March 20, 2007
by Sanford Levinson As most readers are aware, the Circuit Court for the District of Columbia recently invalidated the District's basically absolute ban on the private possession of loaded guns.
by Stanley I. Kutler Congress is on the verge of rare bi-partisanship: the administration's calculated decision to rid its ranks of "disloyal" U.S. attorneys, who did their duty to enforce the law without political fear or favor, has roiled the blood of Democrats and Republicans alike. Attorney General Alberto Gonzalez's days appear numbered; at the very least, his authority is severely diminished. Karl Rove, the architect of many Democratic defeats and Harriet Miers (alas!
Department Of Tortured Metaphors
From the Miami Herald, here's President Bush--he of the 30 percent approval rating--at a White House ceremony yesterday honoring the University of Florida's national championship football team: "Instead of, like, discouraging them that they got the bad deal when it came to the schedule, all that did was cause them to play harder,'' Bush said. "And it put them in pretty good stead going into the championship game [against Ohio State]. Like you might remember, all the pregame polls said you couldn't win.
Great moments in cross-cultural confusion, from the Boston Herald: Cubans in Miami are steaming mad at former Gov.
First sentence of an article in The Politico today: "President Bush this morning telephoned Attorney General Alberto Gonzales, one of the few remaining Texans who came to Washington for Bush's first term, to try to buck up his friend after word leaked that GOP officials operating at the behest of the White House have begun seeking a possible successor." Last two sentences of the same piece: "Asked if Gonzales will stay, White House Press Secretary Tony Snow said Monday: "We hope so.
March 19, 2007
Inherit the Wind
To a New Orleans boy in the early '70s, the only acts of God that offered anything like the pleasure of a hurricane were the big rains that filled up the city like a bathtub and made it possible to paddle down the streets in a cone, waving at grown-ups trapped inside their floating cars and buses. Compared with the hurricanes, however, these rains were second-rate thrills—the Ferris wheel next to the giant roller coaster. They didn't close schools, knock down trees, rip roofs off houses, or even cut the lights.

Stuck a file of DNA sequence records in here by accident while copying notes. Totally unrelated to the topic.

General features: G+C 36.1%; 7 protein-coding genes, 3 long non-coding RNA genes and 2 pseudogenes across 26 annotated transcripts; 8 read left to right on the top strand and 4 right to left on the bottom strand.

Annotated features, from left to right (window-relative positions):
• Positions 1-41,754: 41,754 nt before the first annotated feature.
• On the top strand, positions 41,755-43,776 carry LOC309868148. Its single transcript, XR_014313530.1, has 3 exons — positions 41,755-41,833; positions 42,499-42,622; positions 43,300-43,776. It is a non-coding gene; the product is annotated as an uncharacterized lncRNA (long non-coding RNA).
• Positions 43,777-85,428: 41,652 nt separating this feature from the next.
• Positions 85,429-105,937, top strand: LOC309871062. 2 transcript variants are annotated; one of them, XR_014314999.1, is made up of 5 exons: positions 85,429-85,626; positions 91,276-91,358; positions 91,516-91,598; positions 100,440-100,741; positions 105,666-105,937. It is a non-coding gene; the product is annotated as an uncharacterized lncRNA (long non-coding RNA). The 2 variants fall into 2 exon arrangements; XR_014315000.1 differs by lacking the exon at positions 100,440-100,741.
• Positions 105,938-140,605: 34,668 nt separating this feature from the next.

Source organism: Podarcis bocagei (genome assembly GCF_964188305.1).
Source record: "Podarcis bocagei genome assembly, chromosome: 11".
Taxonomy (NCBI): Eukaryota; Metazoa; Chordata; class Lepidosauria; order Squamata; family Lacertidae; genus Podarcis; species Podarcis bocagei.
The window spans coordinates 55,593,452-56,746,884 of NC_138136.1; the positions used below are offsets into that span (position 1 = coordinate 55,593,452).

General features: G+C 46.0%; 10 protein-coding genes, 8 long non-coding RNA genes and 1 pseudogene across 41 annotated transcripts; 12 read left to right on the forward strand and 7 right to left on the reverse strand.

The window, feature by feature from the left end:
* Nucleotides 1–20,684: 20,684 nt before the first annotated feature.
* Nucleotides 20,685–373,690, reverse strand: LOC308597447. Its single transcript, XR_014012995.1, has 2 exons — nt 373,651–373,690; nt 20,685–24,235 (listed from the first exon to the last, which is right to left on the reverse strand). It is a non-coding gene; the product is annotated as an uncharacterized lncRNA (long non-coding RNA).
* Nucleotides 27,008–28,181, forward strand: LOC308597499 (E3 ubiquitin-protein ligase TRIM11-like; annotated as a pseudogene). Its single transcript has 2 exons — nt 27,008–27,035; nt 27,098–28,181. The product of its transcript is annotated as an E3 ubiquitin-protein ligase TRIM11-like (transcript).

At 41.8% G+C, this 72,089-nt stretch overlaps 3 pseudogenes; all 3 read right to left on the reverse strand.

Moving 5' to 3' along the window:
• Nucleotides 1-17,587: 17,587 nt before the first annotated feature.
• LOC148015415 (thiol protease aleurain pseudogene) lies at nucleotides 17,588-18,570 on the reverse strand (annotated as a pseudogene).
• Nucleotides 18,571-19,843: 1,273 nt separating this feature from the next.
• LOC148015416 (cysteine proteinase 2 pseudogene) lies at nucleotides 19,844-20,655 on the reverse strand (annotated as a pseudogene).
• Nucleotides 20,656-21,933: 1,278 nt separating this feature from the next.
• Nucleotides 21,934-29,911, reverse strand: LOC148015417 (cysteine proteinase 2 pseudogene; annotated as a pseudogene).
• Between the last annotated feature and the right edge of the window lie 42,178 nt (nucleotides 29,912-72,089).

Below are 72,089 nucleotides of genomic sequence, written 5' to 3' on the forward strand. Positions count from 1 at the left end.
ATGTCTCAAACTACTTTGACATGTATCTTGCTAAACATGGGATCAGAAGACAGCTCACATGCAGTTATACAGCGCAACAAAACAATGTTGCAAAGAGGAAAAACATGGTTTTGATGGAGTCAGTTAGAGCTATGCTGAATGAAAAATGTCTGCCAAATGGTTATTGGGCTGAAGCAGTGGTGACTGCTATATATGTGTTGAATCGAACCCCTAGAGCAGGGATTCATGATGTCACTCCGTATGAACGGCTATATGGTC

Health of Nations
How quickly times change. Just a few months ago, universal health care was a perfunctory item on the Democratic wish list, more wistful than realistic. But, thanks to John Edwards, Arnold Schwarzenegger, and Wal-Mart--yes, Wal-Mart--a debate over universal health care is suddenly underway. And, to the shock of reformers, they find themselves mulling a previously unimaginable question: Can universal health care actually pass?Unfortunately, this is where the discussion gets tricky.
Heart of Darkness
What is wrong with Dick Cheney? Since the earliest days of his vice presidency, people have been asking this question. At first, it was mostly out of partisan pique; but, increasingly, it's in troubled tones, as one of the most powerful men on the planet grows ever more rigid, belligerent, and just plain odd in both his public utterances ("Go fuck yourself," Senator Leahy) and private actions (shoot a man in the face and not bother to call your boss 'til the next day: What's up with that?).
Although he remains the most eminent conservative in the United States, his face and voice recognized by millions, William F. Buckley, Jr. has all but retired from public life. At the apex of his influence, when Richard Nixon and, later, Ronald Reagan occupied the White House, Buckley received flattering notes on presidential letterhead and importuning phone calls from Cabinet members worried about their standing in the conservative movement.
In 1985, Barack Obama traveled halfway across the country to take a job that he didn't fully understand. But, while he knew little about this new vocation--community organizer--it still had a romantic ring, at least to his 24- year-old ears. With his old classmates from Columbia, he had talked frequently about political change.Now, he was moving to Chicago to put that talk into action. His1995 memoir, Dreams from My Father, recounts his idealistic effusions: "Change won't come from the top, I would say. Change will come from a mobilized grass roots. That's what I'll do.